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Frequently Asked Questions

View frequently asked questions for a little better insight.

Remember to check back often, as we will be updating this FAQ throughout the study process.

  • Q.  Where is the project located?
    A. The Town Center vision was conceived during the General Plan Update process (“Diamond Bar General Plan 2040”), adopted by the City Council in December 2019. During that process, residents expressed a desire to create a downtown, or “Town Center,” in Diamond Bar: a walkable place with entertainment, retail, restaurants, community gathering spaces and urban housing opportunities. While Diamond Bar has numerous centers of activity, including the Diamond Bar Center, the City Hall and Library complex, high schools, and various suburban-style commercial centers, the city currently lacks a clear downtown or any central gathering place. During the General Plan Update process, community stakeholders regularly cited examples of adjacent communities they like to visit and patronize because those communities have thriving historic, revitalized and newly created downtowns. Some of the cities mentioned are: Brea, Chino Hills, Claremont, Fullerton and Monrovia.
  • Q.  What has been done so far?
    A. In 2021, the City engaged the Urban Land Institute – Los Angeles District Council (ULI-LA) to assemble a Technical Assistance Panel (TAP) to study the area and make recommendations for design considerations, local policy changes, and investments needed to make the town center in Diamond Bar a reality. The TAP was conducted between April 12-16, 2021, and included panelists visiting and analyzing the area, and then presenting recommendations about the opportunities for the project area. The TAP also presented its findings and recommendations at a Special Joint Planning Commission/City Council meeting on April 16, 2021, which was open to the public. A copy of the Diamond Bar Town Center TAP Report can be found at
  • Q.  Why was this site chosen? Which other sites were considered? 
    A. During the General Plan 2040 process, several sites were initially identified and discussed as potential locations for the Town Center. Other sites under consideration included the intersection of Grand Avenue and Diamond Bar Boulevard and different portions of the golf course. These evaluations included extensive public input. Ultimately, the Diamond Bar Boulevard and Golden Springs Drive area was determined to be the best location for a Town Center. The site’s scale, topography, accessibility and relationship to existing residential areas made it the preferred location for a re-envisioned downtown for Diamond Bar, and it was also preferred by community members who provided input into this process.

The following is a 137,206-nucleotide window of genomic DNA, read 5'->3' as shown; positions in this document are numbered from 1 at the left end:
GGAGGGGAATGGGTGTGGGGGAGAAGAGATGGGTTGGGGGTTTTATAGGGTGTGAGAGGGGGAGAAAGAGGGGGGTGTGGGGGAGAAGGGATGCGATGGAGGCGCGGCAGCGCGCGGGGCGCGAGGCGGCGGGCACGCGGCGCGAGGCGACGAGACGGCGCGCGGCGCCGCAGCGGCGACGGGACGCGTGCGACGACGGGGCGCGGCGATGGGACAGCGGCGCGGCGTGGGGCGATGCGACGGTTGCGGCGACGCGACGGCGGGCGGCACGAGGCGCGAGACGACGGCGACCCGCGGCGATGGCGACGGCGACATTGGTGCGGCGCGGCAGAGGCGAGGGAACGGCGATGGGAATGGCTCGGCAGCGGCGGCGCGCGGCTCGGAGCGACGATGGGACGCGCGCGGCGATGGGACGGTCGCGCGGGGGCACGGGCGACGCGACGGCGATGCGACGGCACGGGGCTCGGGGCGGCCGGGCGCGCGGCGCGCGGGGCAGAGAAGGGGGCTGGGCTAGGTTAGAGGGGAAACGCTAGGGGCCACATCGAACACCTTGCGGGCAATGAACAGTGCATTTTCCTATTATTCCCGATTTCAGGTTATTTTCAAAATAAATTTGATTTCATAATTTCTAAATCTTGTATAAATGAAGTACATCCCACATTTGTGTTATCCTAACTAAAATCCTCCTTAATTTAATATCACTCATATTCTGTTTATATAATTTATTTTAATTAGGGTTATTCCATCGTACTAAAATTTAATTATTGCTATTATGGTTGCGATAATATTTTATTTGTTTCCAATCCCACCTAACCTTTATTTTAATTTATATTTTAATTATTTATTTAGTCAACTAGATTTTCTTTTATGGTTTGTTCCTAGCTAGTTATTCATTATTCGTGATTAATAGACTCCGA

• Q.  What will the Specific Plan do?
    A. The Diamond Bar Town Center Specific Plan will refine the overall vision, policies, objectives and land use regulations for the Town Center Mixed-use Focus Area—identifying development standards, design guidelines, infrastructure improvement needs, and implementation and financing strategies for the plan area. These refinements to existing policy will create a blueprint for a Town Center and, ultimately, facilitate the realization of this vision. One of the keys to the success of this Specific Plan will be to determine the overall residential density necessary to enable the vision for a walkable downtown to come to life. Adoption of a Specific Plan and the associated policies will create the framework necessary to incentivize private sector investment by developers into the Diamond Bar community in a manner that enables them to provide public plazas and amenities, as well as new commercial development opportunities.
  • Q.  What is the approval process?
    A. As part of the Specific Plan process, the City is conducting extensive community engagement with several public workshops and a community design charrette. The City Council will vote on the Specific Plan in late summer/fall 2023. The community will be invited to attend the public meetings and share their input.
  • Q.  Will there be an environmental review?
    A. Yes, the City has hired a CEQA consultant to conduct an environmental review of the site, as part of the Specific Plan development process. The environmental document will be a Supplement to the General Plan Environmental Impact Report (EIR), and will be determined after the basic framework and scope of the Specific Plan are defined. The environmental consultant will study air quality, noise, visuals, and other impacts–and the community will be able to review and comment on this information in the community workshops and elsewhere.
  • Q.  What is the timeline? When will this get built out?
    A. The Specific Plan process is expected to be complete by late 2023. Implementation of the vision will take significant effort and time, and is subject to market forces and developer interest. A wide range of development incentives, funding options, public investment, and administrative processes will be explored as part of the process. The first phase of development is likely to occur on properties in the southwestern portion of the area along Golden Springs Drive, where property owners have expressed a desire to make the needed investment in support of the General Plan 2040 vision for the Town Center Focus area. We anticipate this portion could be completed within the next two to four years.
  • Q.  How do I get involved?